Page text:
Freedom Fry is the the alter-ego of French songstress, Marie Seyrat, and Michigan-born musical chameleon, Bruce Driscoll (Blondfire / Avicii). The duo reside in Los Angeles, CA and make desert warm, bittersweet, retro-inspired, indie-pop music. They’ve played alongside Phantogram, Mothxr, Grizfolk, We Are Scientists, Echosmith, Superhumanoids, Dan Wilson (Semisonic), Juliana Hatfield & Matthew Caws (Nada Surf) and were the Artist in Residence at ALT 98.7. Where you’ve seen them: iTunes “New and Noteworthy,” Nylon, Filter, Glamour, Earmilk, Hilly Dilly, Indie Shuffle, Ryan’s Smashing Life, “How The Sun Sees You” (viral Youtube video with over 13,000,000 views), Wild Honey Pie, Kick Kick Snare, The 405, Mr Suicide Sheep, Blah Blah Blah Science, Daytrotter, MTV Artist To Watch, Les Inrockuptibles and more.
You have been building a strong base and fan community along with a buzz. Was there a pivotal moment when this began to take shape? Was it a song on the radio? A performance? A music blog?
Bruce: It’s hard to pinpoint a single pivotal moment. Being in a band is something akin to continually walking upwards on a staircase made up of the tiniest steps imaginable. You almost don’t know you’re getting somewhere until you stop for a while and look around and realize you’re at another level from where you started. These “look around” moments for us have been things like the first time we saw someone in the audience singing along or the first time we got to the top of hype machine. You kind of all look at each other and go, ‘hey this might work out.’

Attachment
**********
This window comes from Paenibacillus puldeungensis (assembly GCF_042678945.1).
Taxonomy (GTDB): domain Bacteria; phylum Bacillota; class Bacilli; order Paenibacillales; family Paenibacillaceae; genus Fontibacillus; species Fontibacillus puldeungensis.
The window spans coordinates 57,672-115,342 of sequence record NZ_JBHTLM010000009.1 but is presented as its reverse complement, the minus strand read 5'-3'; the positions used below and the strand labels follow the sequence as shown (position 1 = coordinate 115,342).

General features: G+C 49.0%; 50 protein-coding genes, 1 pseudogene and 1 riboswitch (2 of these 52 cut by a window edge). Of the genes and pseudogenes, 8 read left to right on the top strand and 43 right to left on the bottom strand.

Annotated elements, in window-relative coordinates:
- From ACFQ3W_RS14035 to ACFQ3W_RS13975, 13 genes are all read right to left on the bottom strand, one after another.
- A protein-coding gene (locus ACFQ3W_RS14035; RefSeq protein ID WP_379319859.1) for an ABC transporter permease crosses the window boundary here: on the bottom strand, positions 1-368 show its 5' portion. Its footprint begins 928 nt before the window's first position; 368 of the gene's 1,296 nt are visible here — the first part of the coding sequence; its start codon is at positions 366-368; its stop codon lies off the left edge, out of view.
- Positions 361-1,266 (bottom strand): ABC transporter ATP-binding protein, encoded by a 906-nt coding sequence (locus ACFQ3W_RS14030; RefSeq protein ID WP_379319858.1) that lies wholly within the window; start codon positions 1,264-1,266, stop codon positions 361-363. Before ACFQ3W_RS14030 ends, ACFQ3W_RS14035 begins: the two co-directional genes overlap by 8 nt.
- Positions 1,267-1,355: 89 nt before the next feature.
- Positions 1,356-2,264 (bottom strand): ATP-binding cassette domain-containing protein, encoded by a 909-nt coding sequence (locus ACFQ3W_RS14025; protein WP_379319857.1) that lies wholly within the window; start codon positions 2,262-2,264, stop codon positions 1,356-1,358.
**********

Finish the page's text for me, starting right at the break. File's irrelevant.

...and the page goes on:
Marie: Everybody who’s supported and helped us get the word out has been vital. Every blogger, radio DJ, and fan has made a difference. After you first featured us a year or so ago we had a well known music supervision company reach out who discovered us on your site. We ended up getting lots of licenses from that and it helped build our fan base by getting the music heard.
Has social networking helped get your music exposed to a wider audience?
Bruce: One hundred percent. Looking back, I’m not sure how we could have done anything without it.
Marie: As an indie band it gives us a much louder voice and a means to communicate with anyone looking for new music.
Do you spend considerable amount of time networking and communicating with fans online?
Marie: We have interactions with fans on a daily basis and this always feels quite special for us to see that this particular person heard our music and is writing about it. So we try to respond as much as we can.